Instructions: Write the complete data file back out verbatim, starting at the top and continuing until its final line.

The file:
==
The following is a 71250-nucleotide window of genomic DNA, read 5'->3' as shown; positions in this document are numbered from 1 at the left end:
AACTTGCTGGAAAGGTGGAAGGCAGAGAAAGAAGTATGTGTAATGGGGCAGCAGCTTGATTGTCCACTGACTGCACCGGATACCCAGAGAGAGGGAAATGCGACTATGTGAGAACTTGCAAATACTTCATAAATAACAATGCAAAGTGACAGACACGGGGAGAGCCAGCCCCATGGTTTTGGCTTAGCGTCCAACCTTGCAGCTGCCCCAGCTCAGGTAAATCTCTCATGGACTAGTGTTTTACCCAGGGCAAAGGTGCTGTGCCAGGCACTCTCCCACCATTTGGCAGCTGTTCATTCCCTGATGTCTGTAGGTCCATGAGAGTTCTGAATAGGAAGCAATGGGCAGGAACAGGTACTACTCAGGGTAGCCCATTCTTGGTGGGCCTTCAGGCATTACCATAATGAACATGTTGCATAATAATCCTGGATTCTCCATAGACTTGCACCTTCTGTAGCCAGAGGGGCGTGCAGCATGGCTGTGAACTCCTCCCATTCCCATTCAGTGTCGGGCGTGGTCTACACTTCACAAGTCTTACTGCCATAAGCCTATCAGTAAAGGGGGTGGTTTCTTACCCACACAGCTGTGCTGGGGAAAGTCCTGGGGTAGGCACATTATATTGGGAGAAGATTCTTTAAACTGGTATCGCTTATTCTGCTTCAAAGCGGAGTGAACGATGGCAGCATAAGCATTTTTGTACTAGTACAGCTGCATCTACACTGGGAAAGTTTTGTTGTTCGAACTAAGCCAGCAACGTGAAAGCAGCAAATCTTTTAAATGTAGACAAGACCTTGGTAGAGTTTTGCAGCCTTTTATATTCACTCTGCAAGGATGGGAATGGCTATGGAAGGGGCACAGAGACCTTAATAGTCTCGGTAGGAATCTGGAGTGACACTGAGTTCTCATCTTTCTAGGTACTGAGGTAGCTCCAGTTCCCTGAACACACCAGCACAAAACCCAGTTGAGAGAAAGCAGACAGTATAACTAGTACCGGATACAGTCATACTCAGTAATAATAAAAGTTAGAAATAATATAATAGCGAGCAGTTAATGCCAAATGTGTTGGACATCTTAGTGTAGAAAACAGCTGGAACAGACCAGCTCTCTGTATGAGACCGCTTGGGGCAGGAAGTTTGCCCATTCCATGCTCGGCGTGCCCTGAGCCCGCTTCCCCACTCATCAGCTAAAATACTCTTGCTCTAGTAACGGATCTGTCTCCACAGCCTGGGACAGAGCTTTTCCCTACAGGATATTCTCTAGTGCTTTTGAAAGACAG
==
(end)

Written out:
The following is a 71250-nucleotide window of genomic DNA, read 5'->3' as shown; positions in this document are numbered from 1 at the left end:
AACTTGCTGGAAAGGTGGAAGGCAGAGAAAGAAGTATGTGTAATGGGGCAGCAGCTTGATTGTCCACTGACTGCACCGGATACCCAGAGAGAGGGAAATGCGACTATGTGAGAACTTGCAAATACTTCATAAATAACAATGCAAAGTGACAGACACGGGGAGAGCCAGCCCCATGGTTTTGGCTTAGCGTCCAACCTTGCAGCTGCCCCAGCTCAGGTAAATCTCTCATGGACTAGTGTTTTACCCAGGGCAAAGGTGCTGTGCCAGGCACTCTCCCACCATTTGGCAGCTGTTCATTCCCTGATGTCTGTAGGTCCATGAGAGTTCTGAATAGGAAGCAATGGGCAGGAACAGGTACTACTCAGGGTAGCCCATTCTTGGTGGGCCTTCAGGCATTACCATAATGAACATGTTGCATAATAATCCTGGATTCTCCATAGACTTGCACCTTCTGTAGCCAGAGGGGCGTGCAGCATGGCTGTGAACTCCTCCCATTCCCATTCAGTGTCGGGCGTGGTCTACACTTCACAAGTCTTACTGCCATAAGCCTATCAGTAAAGGGGGTGGTTTCTTACCCACACAGCTGTGCTGGGGAAAGTCCTGGGGTAGGCACATTATATTGGGAGAAGATTCTTTAAACTGGTATCGCTTATTCTGCTTCAAAGCGGAGTGAACGATGGCAGCATAAGCATTTTTGTACTAGTACAGCTGCATCTACACTGGGAAAGTTTTGTTGTTCGAACTAAGCCAGCAACGTGAAAGCAGCAAATCTTTTAAATGTAGACAAGACCTTGGTAGAGTTTTGCAGCCTTTTATATTCACTCTGCAAGGATGGGAATGGCTATGGAAGGGGCACAGAGACCTTAATAGTCTCGGTAGGAATCTGGAGTGACACTGAGTTCTCATCTTTCTAGGTACTGAGGTAGCTCCAGTTCCCTGAACACACCAGCACAAAACCCAGTTGAGAGAAAGCAGACAGTATAACTAGTACCGGATACAGTCATACTCAGTAATAATAAAAGTTAGAAATAATATAATAGCGAGCAGTTAATGCCAAATGTGTTGGACATCTTAGTGTAGAAAACAGCTGGAACAGACCAGCTCTCTGTATGAGACCGCTTGGGGCAGGAAGTTTGCCCATTCCATGCTCGGCGTGCCCTGAGCCCGCTTCCCCACTCATCAGCTAAAATACTCTTGCTCTAGTAACGGATCTGTCTCCACAGCCTGGGACAGAGCTTTTCCCTACAGGATATTCTCTAGTGCTTTTGAAAGACAG